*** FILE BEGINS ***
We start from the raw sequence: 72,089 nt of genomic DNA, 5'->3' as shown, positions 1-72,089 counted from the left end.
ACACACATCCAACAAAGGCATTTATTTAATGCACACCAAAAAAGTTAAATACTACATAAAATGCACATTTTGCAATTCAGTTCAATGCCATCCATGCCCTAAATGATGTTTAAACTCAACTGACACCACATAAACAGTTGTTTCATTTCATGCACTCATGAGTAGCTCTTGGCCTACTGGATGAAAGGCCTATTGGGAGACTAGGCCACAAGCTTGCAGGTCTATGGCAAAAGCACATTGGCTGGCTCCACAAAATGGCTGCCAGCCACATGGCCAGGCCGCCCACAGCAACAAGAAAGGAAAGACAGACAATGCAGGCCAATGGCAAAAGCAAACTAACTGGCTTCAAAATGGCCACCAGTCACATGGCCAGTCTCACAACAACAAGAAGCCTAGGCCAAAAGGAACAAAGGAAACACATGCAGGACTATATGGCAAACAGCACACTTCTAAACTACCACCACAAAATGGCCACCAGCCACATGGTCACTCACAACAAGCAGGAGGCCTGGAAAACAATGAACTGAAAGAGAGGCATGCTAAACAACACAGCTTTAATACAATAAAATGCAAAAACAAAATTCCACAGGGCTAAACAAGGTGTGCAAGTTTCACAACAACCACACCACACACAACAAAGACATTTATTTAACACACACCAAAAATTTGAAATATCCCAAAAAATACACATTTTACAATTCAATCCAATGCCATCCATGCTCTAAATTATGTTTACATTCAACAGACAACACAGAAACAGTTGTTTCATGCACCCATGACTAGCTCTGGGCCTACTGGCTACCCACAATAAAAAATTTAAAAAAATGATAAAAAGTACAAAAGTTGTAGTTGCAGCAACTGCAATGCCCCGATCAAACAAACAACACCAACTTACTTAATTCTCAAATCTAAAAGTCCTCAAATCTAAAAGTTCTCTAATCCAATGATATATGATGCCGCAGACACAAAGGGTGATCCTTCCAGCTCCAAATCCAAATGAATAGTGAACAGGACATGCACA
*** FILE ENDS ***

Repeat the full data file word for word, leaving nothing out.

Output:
We start from the raw sequence: 72,089 nt of genomic DNA, 5'->3' as shown, positions 1-72,089 counted from the left end.
ACACACATCCAACAAAGGCATTTATTTAATGCACACCAAAAAAGTTAAATACTACATAAAATGCACATTTTGCAATTCAGTTCAATGCCATCCATGCCCTAAATGATGTTTAAACTCAACTGACACCACATAAACAGTTGTTTCATTTCATGCACTCATGAGTAGCTCTTGGCCTACTGGATGAAAGGCCTATTGGGAGACTAGGCCACAAGCTTGCAGGTCTATGGCAAAAGCACATTGGCTGGCTCCACAAAATGGCTGCCAGCCACATGGCCAGGCCGCCCACAGCAACAAGAAAGGAAAGACAGACAATGCAGGCCAATGGCAAAAGCAAACTAACTGGCTTCAAAATGGCCACCAGTCACATGGCCAGTCTCACAACAACAAGAAGCCTAGGCCAAAAGGAACAAAGGAAACACATGCAGGACTATATGGCAAACAGCACACTTCTAAACTACCACCACAAAATGGCCACCAGCCACATGGTCACTCACAACAAGCAGGAGGCCTGGAAAACAATGAACTGAAAGAGAGGCATGCTAAACAACACAGCTTTAATACAATAAAATGCAAAAACAAAATTCCACAGGGCTAAACAAGGTGTGCAAGTTTCACAACAACCACACCACACACAACAAAGACATTTATTTAACACACACCAAAAATTTGAAATATCCCAAAAAATACACATTTTACAATTCAATCCAATGCCATCCATGCTCTAAATTATGTTTACATTCAACAGACAACACAGAAACAGTTGTTTCATGCACCCATGACTAGCTCTGGGCCTACTGGCTACCCACAATAAAAAATTTAAAAAAATGATAAAAAGTACAAAAGTTGTAGTTGCAGCAACTGCAATGCCCCGATCAAACAAACAACACCAACTTACTTAATTCTCAAATCTAAAAGTCCTCAAATCTAAAAGTTCTCTAATCCAATGATATATGATGCCGCAGACACAAAGGGTGATCCTTCCAGCTCCAAATCCAAATGAATAGTGAACAGGACATGCACA